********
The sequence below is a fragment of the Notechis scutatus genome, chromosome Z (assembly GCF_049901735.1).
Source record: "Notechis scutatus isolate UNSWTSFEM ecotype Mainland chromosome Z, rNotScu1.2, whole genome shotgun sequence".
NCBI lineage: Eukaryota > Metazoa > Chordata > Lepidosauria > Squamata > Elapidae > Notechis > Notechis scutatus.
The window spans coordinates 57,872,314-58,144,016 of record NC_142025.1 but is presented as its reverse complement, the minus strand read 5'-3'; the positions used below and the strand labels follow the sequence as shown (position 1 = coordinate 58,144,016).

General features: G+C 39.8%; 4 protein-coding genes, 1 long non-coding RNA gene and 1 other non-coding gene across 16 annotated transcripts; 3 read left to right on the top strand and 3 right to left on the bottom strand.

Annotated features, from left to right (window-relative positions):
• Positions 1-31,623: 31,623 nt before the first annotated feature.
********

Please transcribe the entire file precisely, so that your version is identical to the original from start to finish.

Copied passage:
The sequence below is a fragment of the Notechis scutatus genome, chromosome Z (assembly GCF_049901735.1).
Source record: "Notechis scutatus isolate UNSWTSFEM ecotype Mainland chromosome Z, rNotScu1.2, whole genome shotgun sequence".
NCBI lineage: Eukaryota > Metazoa > Chordata > Lepidosauria > Squamata > Elapidae > Notechis > Notechis scutatus.
The window spans coordinates 57,872,314-58,144,016 of record NC_142025.1 but is presented as its reverse complement, the minus strand read 5'-3'; the positions used below and the strand labels follow the sequence as shown (position 1 = coordinate 58,144,016).

General features: G+C 39.8%; 4 protein-coding genes, 1 long non-coding RNA gene and 1 other non-coding gene across 16 annotated transcripts; 3 read left to right on the top strand and 3 right to left on the bottom strand.

Annotated features, from left to right (window-relative positions):
• Positions 1-31,623: 31,623 nt before the first annotated feature.